The new edition is being presented in a systematic way. It has also been deemed fit to bring appropriate changes in the presentation and so the new edition is being published under the appellation, An Introduction to the Hindu Faith for more convenient purpose.
In re-editing the hook in 2008, the aim is two fold. First, to honour the author, who for one reason or another had fallen into oblivion in spite of having produced two wonder-full books in Hinduism with appropriate commentaries. Secondly, John de Lingen’s present hook may be said to be a humble gift of Mauritius to the philosophical speculation of Mother India, the land of the sages and rishis.
Religion is the answer to the unsatisfied craving of the part for completeness, to the cry of the fragment that is the Spirit in man for the Whole Spirit, the pressure against the limitations of Time and Space by the Eternal and the Limitless. All the religions of mankind are so many byroads leading to the One Supreme Goal. Each man worships the highest idea of God that he can reach by the straining of his mind and by the up-soaring of his heart. But as men can think only within limitations — limitations of their own thought and love — their ideas of God differ. And each Faith tends to impose its own limitations as tenets upon its adherents, beyond which they have no right to probe. In Hinduism alone, we have ample scope to soar as high as we can; no limit of any sort is imposed on our minds.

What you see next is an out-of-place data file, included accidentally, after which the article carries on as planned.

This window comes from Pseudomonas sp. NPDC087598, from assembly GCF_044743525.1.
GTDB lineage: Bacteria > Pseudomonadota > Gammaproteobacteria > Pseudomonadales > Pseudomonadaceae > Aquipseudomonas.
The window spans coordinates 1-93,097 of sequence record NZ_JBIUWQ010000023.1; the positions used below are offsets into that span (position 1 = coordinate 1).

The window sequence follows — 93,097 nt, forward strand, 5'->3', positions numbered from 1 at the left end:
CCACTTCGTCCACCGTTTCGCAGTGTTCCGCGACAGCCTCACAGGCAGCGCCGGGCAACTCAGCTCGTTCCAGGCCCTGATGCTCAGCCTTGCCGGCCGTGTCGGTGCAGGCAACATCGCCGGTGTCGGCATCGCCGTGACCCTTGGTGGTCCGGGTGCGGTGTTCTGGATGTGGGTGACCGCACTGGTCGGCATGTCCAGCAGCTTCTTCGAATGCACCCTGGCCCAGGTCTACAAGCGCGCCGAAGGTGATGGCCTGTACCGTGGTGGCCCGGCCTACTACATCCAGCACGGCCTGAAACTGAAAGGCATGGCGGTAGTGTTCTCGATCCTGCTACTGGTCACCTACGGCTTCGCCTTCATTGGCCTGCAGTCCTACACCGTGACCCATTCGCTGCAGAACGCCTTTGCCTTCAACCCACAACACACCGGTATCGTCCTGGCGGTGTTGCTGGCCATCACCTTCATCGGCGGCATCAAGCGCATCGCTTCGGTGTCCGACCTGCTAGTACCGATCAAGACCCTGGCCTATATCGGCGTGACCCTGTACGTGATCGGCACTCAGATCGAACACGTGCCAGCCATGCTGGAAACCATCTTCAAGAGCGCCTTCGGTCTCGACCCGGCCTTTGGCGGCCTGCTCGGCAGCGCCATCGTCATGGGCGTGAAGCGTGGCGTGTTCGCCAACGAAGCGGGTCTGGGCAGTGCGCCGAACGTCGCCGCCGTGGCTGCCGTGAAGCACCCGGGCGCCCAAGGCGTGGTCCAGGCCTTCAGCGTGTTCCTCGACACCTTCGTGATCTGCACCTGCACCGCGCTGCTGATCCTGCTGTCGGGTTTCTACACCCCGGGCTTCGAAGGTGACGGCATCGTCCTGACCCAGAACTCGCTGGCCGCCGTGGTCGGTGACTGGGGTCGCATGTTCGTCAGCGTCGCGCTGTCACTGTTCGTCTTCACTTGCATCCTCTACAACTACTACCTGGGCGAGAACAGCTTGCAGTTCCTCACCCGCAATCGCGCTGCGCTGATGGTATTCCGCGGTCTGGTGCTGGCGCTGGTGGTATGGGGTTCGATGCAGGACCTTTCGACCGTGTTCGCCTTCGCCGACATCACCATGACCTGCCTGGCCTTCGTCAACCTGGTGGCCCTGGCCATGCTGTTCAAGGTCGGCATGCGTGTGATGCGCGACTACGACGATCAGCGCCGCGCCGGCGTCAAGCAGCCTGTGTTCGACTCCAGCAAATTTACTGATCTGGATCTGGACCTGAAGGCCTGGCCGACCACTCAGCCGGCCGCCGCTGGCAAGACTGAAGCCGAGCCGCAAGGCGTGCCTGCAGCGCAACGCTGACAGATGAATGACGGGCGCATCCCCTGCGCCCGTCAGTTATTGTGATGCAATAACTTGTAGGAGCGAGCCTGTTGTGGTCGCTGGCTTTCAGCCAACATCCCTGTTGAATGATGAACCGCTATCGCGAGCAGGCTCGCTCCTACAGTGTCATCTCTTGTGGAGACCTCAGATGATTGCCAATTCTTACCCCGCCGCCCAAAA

When the Hindu has reached a limit of thought; when he finds that words fail him, and that silence alone is rational; when he wakes to the realisation that darkness surrounds him and that he cannot soar any higher, he murmurs: — “Neti, Ned! — This is not Finality!” He hopes that in days or lives to come he may be able to pierce a little farther: for to him there is ever a Beyond. In one of the Upanishads — those crystal gems of divinely illuminated human wisdom — we read:
“Man is created by Thought, and what a man thinks upon, that he becomes. Therefore think upon Brahman!” What is true about man, is also true of nations. And long ages before the West had any population at all, (not to speak of religion or philosophy,) there were innumerable sages in India, who fixed their profoundest thought in meditation on the SUPREME and ABSOLUTE.
Hinduism places no fetters on the intellect: man may think as he can; there is no blasphemy in investigation. There is nothing too sacred to be tested and questioned. The Rishis thought till their minds grew dizzy; they thought till an effect of immensity was felt: so much so that the depth and splendour of that meditation dwelt in their minds and became part of themselves. They could think of nothing as outside the ONE from whom are born breath and mind and all the senses, Sun and Moon and all the elements, oceans and mountains, rivers, trees, and herbs.